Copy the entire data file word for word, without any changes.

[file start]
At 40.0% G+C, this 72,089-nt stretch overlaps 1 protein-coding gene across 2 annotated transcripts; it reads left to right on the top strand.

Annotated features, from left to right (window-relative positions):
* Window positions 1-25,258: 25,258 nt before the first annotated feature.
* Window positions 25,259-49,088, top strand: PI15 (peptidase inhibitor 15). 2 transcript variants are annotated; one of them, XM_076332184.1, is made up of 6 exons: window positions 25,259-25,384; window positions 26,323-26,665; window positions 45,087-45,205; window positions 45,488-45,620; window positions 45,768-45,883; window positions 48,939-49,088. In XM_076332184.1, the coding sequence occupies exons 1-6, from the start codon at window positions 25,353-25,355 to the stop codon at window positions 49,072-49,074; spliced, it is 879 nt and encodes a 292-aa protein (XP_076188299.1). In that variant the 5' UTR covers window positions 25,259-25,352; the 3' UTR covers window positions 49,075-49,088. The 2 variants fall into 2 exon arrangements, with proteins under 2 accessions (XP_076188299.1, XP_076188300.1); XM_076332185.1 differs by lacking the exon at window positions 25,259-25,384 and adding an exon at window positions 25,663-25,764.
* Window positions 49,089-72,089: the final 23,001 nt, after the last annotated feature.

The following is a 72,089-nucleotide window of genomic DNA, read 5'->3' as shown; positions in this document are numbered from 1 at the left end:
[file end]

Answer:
At 40.0% G+C, this 72,089-nt stretch overlaps 1 protein-coding gene across 2 annotated transcripts; it reads left to right on the top strand.

Annotated features, from left to right (window-relative positions):
* Window positions 1-25,258: 25,258 nt before the first annotated feature.
* Window positions 25,259-49,088, top strand: PI15 (peptidase inhibitor 15). 2 transcript variants are annotated; one of them, XM_076332184.1, is made up of 6 exons: window positions 25,259-25,384; window positions 26,323-26,665; window positions 45,087-45,205; window positions 45,488-45,620; window positions 45,768-45,883; window positions 48,939-49,088. In XM_076332184.1, the coding sequence occupies exons 1-6, from the start codon at window positions 25,353-25,355 to the stop codon at window positions 49,072-49,074; spliced, it is 879 nt and encodes a 292-aa protein (XP_076188299.1). In that variant the 5' UTR covers window positions 25,259-25,352; the 3' UTR covers window positions 49,075-49,088. The 2 variants fall into 2 exon arrangements, with proteins under 2 accessions (XP_076188299.1, XP_076188300.1); XM_076332185.1 differs by lacking the exon at window positions 25,259-25,384 and adding an exon at window positions 25,663-25,764.
* Window positions 49,089-72,089: the final 23,001 nt, after the last annotated feature.

The following is a 72,089-nucleotide window of genomic DNA, read 5'->3' as shown; positions in this document are numbered from 1 at the left end: